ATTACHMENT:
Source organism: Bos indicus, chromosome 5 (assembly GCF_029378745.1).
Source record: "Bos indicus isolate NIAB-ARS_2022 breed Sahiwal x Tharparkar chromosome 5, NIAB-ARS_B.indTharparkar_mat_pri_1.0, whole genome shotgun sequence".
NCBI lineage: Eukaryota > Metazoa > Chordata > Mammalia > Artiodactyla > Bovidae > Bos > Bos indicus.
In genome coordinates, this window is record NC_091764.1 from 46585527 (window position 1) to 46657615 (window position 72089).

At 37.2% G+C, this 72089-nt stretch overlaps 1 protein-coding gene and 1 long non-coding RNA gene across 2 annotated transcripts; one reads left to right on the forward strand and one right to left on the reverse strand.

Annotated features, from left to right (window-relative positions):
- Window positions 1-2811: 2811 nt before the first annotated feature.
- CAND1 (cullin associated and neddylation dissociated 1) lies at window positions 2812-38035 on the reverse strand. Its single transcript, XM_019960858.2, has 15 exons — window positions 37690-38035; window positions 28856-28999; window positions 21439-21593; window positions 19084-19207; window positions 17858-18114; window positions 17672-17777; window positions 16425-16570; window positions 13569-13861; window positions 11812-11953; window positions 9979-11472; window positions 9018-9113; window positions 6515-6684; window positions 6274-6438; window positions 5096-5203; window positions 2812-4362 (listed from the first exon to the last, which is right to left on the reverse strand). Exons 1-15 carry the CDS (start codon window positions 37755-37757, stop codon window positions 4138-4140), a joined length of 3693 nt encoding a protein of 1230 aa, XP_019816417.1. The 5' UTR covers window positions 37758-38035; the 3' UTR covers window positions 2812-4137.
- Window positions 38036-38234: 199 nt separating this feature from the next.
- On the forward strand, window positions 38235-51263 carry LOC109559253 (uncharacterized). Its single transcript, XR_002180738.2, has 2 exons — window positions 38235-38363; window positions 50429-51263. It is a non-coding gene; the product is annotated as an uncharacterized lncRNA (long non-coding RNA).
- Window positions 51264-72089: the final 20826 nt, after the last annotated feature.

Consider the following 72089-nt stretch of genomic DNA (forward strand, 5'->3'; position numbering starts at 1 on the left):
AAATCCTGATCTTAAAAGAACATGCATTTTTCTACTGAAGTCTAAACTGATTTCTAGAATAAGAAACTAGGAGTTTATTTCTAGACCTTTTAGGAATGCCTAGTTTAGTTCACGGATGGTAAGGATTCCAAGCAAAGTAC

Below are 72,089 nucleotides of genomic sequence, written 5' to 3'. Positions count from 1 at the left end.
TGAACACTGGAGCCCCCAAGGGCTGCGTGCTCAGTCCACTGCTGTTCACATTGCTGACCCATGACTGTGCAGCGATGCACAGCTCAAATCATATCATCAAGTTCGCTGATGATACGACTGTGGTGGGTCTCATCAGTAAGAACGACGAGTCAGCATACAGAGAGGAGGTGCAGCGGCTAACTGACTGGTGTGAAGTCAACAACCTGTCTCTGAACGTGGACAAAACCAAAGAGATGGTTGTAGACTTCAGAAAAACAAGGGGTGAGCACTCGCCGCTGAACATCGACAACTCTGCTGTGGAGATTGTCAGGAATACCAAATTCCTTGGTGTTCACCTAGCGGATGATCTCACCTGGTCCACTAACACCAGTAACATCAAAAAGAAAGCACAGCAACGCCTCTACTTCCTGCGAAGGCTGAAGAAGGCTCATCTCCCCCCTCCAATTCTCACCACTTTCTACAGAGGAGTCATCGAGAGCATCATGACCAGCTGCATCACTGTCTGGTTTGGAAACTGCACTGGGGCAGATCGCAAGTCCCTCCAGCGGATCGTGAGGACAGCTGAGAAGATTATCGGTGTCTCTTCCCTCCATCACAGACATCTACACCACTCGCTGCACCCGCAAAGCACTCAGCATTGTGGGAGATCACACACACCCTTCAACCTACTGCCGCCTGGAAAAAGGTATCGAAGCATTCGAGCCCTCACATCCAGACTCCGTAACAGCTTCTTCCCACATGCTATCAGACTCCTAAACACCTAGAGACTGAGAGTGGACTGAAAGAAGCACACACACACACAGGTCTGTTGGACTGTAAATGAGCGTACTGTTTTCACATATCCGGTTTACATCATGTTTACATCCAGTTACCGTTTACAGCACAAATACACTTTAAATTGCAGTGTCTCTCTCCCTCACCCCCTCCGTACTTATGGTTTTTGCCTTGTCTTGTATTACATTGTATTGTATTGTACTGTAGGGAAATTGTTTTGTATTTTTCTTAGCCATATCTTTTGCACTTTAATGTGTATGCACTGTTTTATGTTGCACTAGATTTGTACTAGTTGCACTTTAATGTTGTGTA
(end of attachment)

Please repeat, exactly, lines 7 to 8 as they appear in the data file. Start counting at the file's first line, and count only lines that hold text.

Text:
- Window positions 1-2811: 2811 nt before the first annotated feature.
- CAND1 (cullin associated and neddylation dissociated 1) lies at window positions 2812-38035 on the reverse strand. Its single transcript, XM_019960858.2, has 15 exons — window positions 37690-38035; window positions 28856-28999; window positions 21439-21593; window positions 19084-19207; window positions 17858-18114; window positions 17672-17777; window positions 16425-16570; window positions 13569-13861; window positions 11812-11953; window positions 9979-11472; window positions 9018-9113; window positions 6515-6684; window positions 6274-6438; window positions 5096-5203; window positions 2812-4362 (listed from the first exon to the last, which is right to left on the reverse strand). Exons 1-15 carry the CDS (start codon window positions 37755-37757, stop codon window positions 4138-4140), a joined length of 3693 nt encoding a protein of 1230 aa, XP_019816417.1. The 5' UTR covers window positions 37758-38035; the 3' UTR covers window positions 2812-4137.